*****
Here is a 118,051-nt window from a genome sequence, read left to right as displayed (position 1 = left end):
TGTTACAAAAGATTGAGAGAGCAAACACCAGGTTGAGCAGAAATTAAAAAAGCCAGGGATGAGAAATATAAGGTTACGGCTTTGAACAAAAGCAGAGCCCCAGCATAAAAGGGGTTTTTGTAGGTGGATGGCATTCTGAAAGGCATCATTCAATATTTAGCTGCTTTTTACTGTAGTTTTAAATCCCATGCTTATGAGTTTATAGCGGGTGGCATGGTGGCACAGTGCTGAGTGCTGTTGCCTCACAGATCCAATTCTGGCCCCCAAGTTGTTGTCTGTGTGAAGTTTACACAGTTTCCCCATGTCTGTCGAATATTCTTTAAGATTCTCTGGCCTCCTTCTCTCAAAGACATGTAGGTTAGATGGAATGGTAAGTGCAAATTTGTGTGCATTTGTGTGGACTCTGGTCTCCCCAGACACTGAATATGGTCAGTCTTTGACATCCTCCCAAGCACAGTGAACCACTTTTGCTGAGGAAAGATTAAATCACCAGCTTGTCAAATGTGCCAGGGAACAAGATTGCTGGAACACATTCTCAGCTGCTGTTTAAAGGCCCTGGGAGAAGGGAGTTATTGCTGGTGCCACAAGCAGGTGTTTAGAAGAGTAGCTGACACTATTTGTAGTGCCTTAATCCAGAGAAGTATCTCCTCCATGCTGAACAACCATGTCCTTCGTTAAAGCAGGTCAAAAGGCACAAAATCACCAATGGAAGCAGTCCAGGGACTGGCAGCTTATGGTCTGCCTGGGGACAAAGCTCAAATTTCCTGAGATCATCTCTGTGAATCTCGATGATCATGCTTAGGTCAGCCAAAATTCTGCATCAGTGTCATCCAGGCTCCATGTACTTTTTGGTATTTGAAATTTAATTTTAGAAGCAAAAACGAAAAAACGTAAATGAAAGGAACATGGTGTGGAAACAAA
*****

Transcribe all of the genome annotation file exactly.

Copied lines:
Here is a 118,051-nt window from a genome sequence, read left to right as displayed (position 1 = left end):
TGTTACAAAAGATTGAGAGAGCAAACACCAGGTTGAGCAGAAATTAAAAAAGCCAGGGATGAGAAATATAAGGTTACGGCTTTGAACAAAAGCAGAGCCCCAGCATAAAAGGGGTTTTTGTAGGTGGATGGCATTCTGAAAGGCATCATTCAATATTTAGCTGCTTTTTACTGTAGTTTTAAATCCCATGCTTATGAGTTTATAGCGGGTGGCATGGTGGCACAGTGCTGAGTGCTGTTGCCTCACAGATCCAATTCTGGCCCCCAAGTTGTTGTCTGTGTGAAGTTTACACAGTTTCCCCATGTCTGTCGAATATTCTTTAAGATTCTCTGGCCTCCTTCTCTCAAAGACATGTAGGTTAGATGGAATGGTAAGTGCAAATTTGTGTGCATTTGTGTGGACTCTGGTCTCCCCAGACACTGAATATGGTCAGTCTTTGACATCCTCCCAAGCACAGTGAACCACTTTTGCTGAGGAAAGATTAAATCACCAGCTTGTCAAATGTGCCAGGGAACAAGATTGCTGGAACACATTCTCAGCTGCTGTTTAAAGGCCCTGGGAGAAGGGAGTTATTGCTGGTGCCACAAGCAGGTGTTTAGAAGAGTAGCTGACACTATTTGTAGTGCCTTAATCCAGAGAAGTATCTCCTCCATGCTGAACAACCATGTCCTTCGTTAAAGCAGGTCAAAAGGCACAAAATCACCAATGGAAGCAGTCCAGGGACTGGCAGCTTATGGTCTGCCTGGGGACAAAGCTCAAATTTCCTGAGATCATCTCTGTGAATCTCGATGATCATGCTTAGGTCAGCCAAAATTCTGCATCAGTGTCATCCAGGCTCCATGTACTTTTTGGTATTTGAAATTTAATTTTAGAAGCAAAAACGAAAAAACGTAAATGAAAGGAACATGGTGTGGAAACAAA